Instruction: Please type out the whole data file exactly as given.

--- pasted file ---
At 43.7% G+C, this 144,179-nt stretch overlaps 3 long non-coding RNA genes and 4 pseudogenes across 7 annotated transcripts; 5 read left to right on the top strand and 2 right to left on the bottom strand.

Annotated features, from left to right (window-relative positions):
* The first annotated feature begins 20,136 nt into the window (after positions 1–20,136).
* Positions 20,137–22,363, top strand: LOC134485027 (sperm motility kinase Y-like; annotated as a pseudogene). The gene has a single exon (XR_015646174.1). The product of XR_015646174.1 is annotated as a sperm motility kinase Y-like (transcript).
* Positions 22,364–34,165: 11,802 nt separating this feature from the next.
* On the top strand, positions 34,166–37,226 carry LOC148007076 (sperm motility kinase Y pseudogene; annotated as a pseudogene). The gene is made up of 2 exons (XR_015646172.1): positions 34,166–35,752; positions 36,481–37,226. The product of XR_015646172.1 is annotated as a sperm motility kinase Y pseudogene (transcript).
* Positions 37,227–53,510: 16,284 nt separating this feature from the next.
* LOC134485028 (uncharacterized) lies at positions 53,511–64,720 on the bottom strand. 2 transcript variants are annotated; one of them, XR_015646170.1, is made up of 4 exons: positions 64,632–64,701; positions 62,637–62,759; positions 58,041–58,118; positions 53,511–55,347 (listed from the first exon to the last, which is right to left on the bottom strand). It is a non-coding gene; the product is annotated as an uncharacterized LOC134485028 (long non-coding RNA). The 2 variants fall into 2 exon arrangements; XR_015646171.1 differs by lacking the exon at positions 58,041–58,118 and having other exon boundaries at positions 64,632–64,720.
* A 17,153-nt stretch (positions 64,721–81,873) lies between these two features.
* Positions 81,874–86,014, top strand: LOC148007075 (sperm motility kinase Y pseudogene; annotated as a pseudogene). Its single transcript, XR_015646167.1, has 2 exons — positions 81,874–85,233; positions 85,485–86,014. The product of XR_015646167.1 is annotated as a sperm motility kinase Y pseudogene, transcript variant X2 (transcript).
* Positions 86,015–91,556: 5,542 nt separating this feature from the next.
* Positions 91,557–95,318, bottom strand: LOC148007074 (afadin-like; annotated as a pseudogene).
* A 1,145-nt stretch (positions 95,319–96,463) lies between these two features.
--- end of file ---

At 43.7% G+C, this 144,179-nt stretch overlaps 3 long non-coding RNA genes and 4 pseudogenes across 7 annotated transcripts; 5 read left to right on the top strand and 2 right to left on the bottom strand.

Annotated features, from left to right (window-relative positions):
* The first annotated feature begins 20,136 nt into the window (after positions 1–20,136).
* Positions 20,137–22,363, top strand: LOC134485027 (sperm motility kinase Y-like; annotated as a pseudogene). The gene has a single exon (XR_015646174.1). The product of XR_015646174.1 is annotated as a sperm motility kinase Y-like (transcript).
* Positions 22,364–34,165: 11,802 nt separating this feature from the next.
* On the top strand, positions 34,166–37,226 carry LOC148007076 (sperm motility kinase Y pseudogene; annotated as a pseudogene). The gene is made up of 2 exons (XR_015646172.1): positions 34,166–35,752; positions 36,481–37,226. The product of XR_015646172.1 is annotated as a sperm motility kinase Y pseudogene (transcript).
* Positions 37,227–53,510: 16,284 nt separating this feature from the next.
* LOC134485028 (uncharacterized) lies at positions 53,511–64,720 on the bottom strand. 2 transcript variants are annotated; one of them, XR_015646170.1, is made up of 4 exons: positions 64,632–64,701; positions 62,637–62,759; positions 58,041–58,118; positions 53,511–55,347 (listed from the first exon to the last, which is right to left on the bottom strand). It is a non-coding gene; the product is annotated as an uncharacterized LOC134485028 (long non-coding RNA). The 2 variants fall into 2 exon arrangements; XR_015646171.1 differs by lacking the exon at positions 58,041–58,118 and having other exon boundaries at positions 64,632–64,720.
* A 17,153-nt stretch (positions 64,721–81,873) lies between these two features.
* Positions 81,874–86,014, top strand: LOC148007075 (sperm motility kinase Y pseudogene; annotated as a pseudogene). Its single transcript, XR_015646167.1, has 2 exons — positions 81,874–85,233; positions 85,485–86,014. The product of XR_015646167.1 is annotated as a sperm motility kinase Y pseudogene, transcript variant X2 (transcript).
* Positions 86,015–91,556: 5,542 nt separating this feature from the next.
* Positions 91,557–95,318, bottom strand: LOC148007074 (afadin-like; annotated as a pseudogene).
* A 1,145-nt stretch (positions 95,319–96,463) lies between these two features.